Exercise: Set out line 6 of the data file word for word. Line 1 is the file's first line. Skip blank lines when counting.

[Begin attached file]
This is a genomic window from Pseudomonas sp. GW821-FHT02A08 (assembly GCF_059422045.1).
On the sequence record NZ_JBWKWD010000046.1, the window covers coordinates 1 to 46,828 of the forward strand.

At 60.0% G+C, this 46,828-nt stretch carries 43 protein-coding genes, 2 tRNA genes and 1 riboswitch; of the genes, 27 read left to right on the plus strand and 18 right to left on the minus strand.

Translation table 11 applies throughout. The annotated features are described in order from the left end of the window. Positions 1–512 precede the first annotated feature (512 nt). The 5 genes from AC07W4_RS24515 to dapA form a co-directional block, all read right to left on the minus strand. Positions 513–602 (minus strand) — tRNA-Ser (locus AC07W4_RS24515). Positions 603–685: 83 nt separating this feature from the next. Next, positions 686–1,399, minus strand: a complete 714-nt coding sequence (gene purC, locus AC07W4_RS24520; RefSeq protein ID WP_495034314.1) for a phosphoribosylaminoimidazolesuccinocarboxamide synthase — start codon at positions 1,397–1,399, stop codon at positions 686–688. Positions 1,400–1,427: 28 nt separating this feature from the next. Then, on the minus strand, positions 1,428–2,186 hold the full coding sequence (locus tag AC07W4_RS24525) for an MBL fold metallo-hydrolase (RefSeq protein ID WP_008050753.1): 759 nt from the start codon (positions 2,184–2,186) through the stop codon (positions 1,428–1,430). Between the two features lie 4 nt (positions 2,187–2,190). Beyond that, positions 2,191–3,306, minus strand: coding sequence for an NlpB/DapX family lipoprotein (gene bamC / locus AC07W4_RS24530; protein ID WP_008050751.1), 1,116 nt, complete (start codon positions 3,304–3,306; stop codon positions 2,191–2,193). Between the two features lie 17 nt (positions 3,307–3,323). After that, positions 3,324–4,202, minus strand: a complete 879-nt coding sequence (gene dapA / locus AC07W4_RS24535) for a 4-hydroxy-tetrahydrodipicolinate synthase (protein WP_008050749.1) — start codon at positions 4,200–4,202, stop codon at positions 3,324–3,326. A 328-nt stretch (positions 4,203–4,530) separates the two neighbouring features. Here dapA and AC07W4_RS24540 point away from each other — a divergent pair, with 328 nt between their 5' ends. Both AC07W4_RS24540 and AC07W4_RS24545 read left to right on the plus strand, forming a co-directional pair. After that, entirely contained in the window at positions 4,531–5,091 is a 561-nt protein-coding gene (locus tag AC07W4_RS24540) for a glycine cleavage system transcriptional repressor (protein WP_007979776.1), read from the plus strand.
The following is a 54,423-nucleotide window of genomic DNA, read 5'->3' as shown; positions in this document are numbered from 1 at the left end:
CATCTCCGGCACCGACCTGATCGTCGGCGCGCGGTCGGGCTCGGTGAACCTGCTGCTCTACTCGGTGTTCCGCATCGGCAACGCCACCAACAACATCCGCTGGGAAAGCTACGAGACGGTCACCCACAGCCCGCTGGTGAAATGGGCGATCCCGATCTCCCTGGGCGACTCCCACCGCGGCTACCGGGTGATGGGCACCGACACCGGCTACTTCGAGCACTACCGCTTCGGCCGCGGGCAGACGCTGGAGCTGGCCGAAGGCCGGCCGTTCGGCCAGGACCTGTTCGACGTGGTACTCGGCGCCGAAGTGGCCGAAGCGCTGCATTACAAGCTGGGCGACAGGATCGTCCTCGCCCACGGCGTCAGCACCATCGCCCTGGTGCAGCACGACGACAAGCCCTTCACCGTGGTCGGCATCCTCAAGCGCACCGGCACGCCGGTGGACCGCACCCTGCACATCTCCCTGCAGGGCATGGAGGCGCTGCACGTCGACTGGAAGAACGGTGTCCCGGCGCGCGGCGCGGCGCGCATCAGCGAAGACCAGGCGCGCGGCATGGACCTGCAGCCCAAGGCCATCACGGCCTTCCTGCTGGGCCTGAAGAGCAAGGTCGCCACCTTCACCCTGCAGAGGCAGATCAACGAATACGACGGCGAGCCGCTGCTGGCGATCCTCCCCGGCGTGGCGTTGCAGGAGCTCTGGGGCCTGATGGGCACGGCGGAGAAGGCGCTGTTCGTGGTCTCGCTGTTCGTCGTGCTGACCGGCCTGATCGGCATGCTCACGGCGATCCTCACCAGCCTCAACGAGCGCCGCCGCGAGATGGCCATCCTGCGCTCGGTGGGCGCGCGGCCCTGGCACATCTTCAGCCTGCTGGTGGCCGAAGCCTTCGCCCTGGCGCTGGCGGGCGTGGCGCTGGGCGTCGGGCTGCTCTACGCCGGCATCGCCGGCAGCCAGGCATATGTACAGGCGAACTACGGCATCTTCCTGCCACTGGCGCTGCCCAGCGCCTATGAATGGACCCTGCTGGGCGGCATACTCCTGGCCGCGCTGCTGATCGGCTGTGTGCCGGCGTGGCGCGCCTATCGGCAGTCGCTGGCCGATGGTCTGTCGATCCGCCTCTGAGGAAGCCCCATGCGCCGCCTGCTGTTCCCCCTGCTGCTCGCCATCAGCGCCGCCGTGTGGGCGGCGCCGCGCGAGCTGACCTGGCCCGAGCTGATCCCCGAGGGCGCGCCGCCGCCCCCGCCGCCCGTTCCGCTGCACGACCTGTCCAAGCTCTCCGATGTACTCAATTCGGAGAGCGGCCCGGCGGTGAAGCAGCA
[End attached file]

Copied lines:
CATCTCCGGCACCGACCTGATCGTCGGCGCGCGGTCGGGCTCGGTGAACCTGCTGCTCTACTCGGTGTTCCGCATCGGCAACGCCACCAACAACATCCGCTGGGAAAGCTACGAGACGGTCACCCACAGCCCGCTGGTGAAATGGGCGATCCCGATCTCCCTGGGCGACTCCCACCGCGGCTACCGGGTGATGGGCACCGACACCGGCTACTTCGAGCACTACCGCTTCGGCCGCGGGCAGACGCTGGAGCTGGCCGAAGGCCGGCCGTTCGGCCAGGACCTGTTCGACGTGGTACTCGGCGCCGAAGTGGCCGAAGCGCTGCATTACAAGCTGGGCGACAGGATCGTCCTCGCCCACGGCGTCAGCACCATCGCCCTGGTGCAGCACGACGACAAGCCCTTCACCGTGGTCGGCATCCTCAAGCGCACCGGCACGCCGGTGGACCGCACCCTGCACATCTCCCTGCAGGGCATGGAGGCGCTGCACGTCGACTGGAAGAACGGTGTCCCGGCGCGCGGCGCGGCGCGCATCAGCGAAGACCAGGCGCGCGGCATGGACCTGCAGCCCAAGGCCATCACGGCCTTCCTGCTGGGCCTGAAGAGCAAGGTCGCCACCTTCACCCTGCAGAGGCAGATCAACGAATACGACGGCGAGCCGCTGCTGGCGATCCTCCCCGGCGTGGCGTTGCAGGAGCTCTGGGGCCTGATGGGCACGGCGGAGAAGGCGCTGTTCGTGGTCTCGCTGTTCGTCGTGCTGACCGGCCTGATCGGCATGCTCACGGCGATCCTCACCAGCCTCAACGAGCGCCGCCGCGAGATGGCCATCCTGCGCTCGGTGGGCGCGCGGCCCTGGCACATCTTCAGCCTGCTGGTGGCCGAAGCCTTCGCCCTGGCGCTGGCGGGCGTGGCGCTGGGCGTCGGGCTGCTCTACGCCGGCATCGCCGGCAGCCAGGCATATGTACAGGCGAACTACGGCATCTTCCTGCCACTGGCGCTGCCCAGCGCCTATGAATGGACCCTGCTGGGCGGCATACTCCTGGCCGCGCTGCTGATCGGCTGTGTGCCGGCGTGGCGCGCCTATCGGCAGTCGCTGGCCGATGGTCTGTCGATCCGCCTCTGAGGAAGCCCCATGCGCCGCCTGCTGTTCCCCCTGCTGCTCGCCATCAGCGCCGCCGTGTGGGCGGCGCCGCGCGAGCTGACCTGGCCCGAGCTGATCCCCGAGGGCGCGCCGCCGCCCCCGCCGCCCGTTCCGCTGCACGACCTGTCCAAGCTCTCCGATGTACTCAATTCGGAGAGCGGCCCGGCGGTGAAGCAGCA